Overview: Group health plans sponsored by employers with 20 or more employees are required to comply with the Consolidated Omnibus Budget Reconciliation Act (COBRA). In general, COBRA provides continuation of health care coverage for employees and their beneficiaries who would otherwise lose coverage due to certain qualifying events.
Group health plans are required to provide workers and their families with a notice of their COBRA rights and are also required to have procedures in place for how COBRA coverage is offered, how coverage can be elected and how coverage can be terminated. Even though COBRA has been around for over 25 years, its confusing and complex requirements still result in frequent errors.
Some of the more common errors include:
Trends: Despite certain rumors, COBRA was not eliminated as a result of health care reform. Partnering with a COBRA administrator can help employers be secure in the knowledge that their organization is in compliance.
Tracy Morley, SPHR, Legal Editor
Employee benefits, such as health insurance, sick pay, disability pay, workers' compensation insurance and retirement savings plans, may be subject to withholding for federal income taxes (FIT), Social Security and Medicare (FICA) taxes or federal unemployment (FUTA) taxes. This section assists HR professionals in understanding how each particular type of benefit plan must be structured and how to properly tax and report contributions, reimbursements and distributions in order to ensure compliance with the Internal Revenue Code.
In-depth review of the spectrum of Rhode Island employment law requirements HR must follow with respect health care continuation (COBRA).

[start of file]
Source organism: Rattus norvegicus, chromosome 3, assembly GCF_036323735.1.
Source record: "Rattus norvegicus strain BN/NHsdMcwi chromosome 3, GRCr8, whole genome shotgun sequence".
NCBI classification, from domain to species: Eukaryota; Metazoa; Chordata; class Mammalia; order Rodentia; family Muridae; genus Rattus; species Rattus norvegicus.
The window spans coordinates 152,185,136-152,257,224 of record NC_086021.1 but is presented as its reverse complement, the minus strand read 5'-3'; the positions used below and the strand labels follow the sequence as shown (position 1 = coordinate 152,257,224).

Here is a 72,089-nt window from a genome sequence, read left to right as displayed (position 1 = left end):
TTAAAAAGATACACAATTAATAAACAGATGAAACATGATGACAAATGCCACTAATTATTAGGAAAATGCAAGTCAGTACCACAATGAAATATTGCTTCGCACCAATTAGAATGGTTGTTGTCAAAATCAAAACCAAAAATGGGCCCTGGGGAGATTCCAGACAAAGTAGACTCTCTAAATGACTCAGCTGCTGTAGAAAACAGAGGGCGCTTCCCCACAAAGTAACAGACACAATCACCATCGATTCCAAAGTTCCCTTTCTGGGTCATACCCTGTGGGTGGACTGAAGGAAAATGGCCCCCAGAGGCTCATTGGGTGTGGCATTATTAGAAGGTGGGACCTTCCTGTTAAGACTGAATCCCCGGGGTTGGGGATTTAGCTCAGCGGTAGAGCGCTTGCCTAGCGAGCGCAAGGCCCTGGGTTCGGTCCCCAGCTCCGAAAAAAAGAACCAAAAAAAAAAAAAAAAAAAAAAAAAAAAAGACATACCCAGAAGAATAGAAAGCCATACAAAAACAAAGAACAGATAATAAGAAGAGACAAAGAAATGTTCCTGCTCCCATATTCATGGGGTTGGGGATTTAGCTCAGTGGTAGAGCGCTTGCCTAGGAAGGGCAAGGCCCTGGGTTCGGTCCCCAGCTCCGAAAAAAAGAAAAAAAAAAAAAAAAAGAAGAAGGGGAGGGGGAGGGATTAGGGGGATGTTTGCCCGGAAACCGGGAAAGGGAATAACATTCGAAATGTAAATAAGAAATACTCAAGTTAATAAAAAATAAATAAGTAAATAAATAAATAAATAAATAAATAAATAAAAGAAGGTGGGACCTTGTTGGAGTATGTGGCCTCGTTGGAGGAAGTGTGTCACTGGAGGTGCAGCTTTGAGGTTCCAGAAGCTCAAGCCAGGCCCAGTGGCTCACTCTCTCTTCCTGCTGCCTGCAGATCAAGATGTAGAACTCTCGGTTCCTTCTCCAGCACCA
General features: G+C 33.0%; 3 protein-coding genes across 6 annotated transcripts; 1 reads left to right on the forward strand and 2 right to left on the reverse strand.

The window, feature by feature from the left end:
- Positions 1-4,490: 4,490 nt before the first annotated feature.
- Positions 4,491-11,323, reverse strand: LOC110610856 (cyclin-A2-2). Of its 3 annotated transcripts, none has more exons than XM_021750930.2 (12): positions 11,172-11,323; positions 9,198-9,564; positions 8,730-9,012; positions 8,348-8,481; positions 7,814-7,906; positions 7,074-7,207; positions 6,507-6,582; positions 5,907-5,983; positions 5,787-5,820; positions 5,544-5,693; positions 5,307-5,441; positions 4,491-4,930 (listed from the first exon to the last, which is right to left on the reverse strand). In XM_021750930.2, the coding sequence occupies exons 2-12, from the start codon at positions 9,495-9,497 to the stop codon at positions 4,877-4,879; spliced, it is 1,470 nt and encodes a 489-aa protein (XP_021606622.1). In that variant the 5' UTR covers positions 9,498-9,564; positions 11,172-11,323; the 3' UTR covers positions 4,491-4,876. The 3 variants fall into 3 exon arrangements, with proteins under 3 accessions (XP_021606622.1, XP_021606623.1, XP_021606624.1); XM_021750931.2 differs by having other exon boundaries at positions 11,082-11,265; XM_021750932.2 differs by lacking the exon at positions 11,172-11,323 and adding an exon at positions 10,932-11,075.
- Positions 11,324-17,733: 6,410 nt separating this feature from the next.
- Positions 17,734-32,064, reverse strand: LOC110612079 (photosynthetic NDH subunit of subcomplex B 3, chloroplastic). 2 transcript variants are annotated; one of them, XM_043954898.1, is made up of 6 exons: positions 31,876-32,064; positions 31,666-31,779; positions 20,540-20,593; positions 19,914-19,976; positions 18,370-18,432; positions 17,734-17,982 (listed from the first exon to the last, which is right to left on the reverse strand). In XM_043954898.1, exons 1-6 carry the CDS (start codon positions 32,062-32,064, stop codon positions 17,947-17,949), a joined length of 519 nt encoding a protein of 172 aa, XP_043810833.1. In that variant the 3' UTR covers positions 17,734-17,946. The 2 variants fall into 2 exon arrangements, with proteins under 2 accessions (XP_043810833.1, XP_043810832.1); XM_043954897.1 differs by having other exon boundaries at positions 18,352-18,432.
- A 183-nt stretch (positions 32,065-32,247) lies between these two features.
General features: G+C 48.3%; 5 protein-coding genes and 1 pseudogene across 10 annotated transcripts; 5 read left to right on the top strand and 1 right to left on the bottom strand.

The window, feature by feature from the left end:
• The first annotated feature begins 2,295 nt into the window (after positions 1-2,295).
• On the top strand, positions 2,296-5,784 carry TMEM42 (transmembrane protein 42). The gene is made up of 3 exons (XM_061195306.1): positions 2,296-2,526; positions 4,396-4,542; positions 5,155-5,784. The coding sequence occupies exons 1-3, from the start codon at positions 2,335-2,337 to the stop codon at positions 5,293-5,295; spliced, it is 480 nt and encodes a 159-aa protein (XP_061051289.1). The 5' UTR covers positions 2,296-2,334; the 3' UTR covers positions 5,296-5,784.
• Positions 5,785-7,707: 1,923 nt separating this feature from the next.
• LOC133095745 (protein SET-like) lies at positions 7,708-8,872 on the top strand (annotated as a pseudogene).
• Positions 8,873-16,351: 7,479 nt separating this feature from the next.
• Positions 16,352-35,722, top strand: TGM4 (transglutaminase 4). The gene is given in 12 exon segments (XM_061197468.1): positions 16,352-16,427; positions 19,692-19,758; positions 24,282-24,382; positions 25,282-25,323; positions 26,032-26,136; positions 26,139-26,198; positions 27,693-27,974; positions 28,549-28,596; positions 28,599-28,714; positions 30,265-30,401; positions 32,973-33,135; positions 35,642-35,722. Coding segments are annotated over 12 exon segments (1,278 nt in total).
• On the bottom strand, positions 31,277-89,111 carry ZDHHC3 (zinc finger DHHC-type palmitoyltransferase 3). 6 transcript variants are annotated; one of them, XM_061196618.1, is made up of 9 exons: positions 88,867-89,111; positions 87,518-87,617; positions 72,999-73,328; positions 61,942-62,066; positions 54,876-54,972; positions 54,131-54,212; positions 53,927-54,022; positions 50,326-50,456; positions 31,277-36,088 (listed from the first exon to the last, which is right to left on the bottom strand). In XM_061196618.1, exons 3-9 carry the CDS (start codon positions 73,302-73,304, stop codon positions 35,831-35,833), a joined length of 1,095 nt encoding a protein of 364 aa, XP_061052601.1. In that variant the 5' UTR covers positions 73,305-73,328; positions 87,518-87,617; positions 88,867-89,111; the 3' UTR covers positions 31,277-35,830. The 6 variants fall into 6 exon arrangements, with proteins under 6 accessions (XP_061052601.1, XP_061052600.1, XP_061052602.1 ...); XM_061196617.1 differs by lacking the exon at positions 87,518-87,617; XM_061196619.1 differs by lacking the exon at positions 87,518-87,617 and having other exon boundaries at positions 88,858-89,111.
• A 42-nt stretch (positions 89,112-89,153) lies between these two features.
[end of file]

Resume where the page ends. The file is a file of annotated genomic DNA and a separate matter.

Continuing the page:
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An employer may use this policy to convey the purpose for and importance of conducting exit interviews with employees departing the organization. Given that employers may collect valuable, candid information regarding employment practices from outgoing employees and may also identify post-termination risks such as lawsuits, employers are strongly encouraged to conduct exit interviews with all willing, outgoing employees. This policy can be used to put current employees on notice of the employer's intention to conduct such interviews and what the employer intends to do with the information it gathers.
Employers need to do everything they can to minimize claims by employees and the government. This section assists HR professionals in implementing proper policies and procedures, and understanding where the greatest risks lay and what the federal government's major enforcement initiatives are.
The Supreme Court will address same-sex marriage for the first time in adding a pair of closely-watched cases from California and New York to its schedule. The New York case involves the Defense of Marriage Act (DOMA). The California case addresses the legality of gay marriage.
An employer may use this notice to ensure that they have provided covered employees and their dependents with specific notices explaining their rights under COBRA. Employers who fail to provide notice expose themselves to liability and penalties.
HR Guidance on complying with COBRA laws and regulations.
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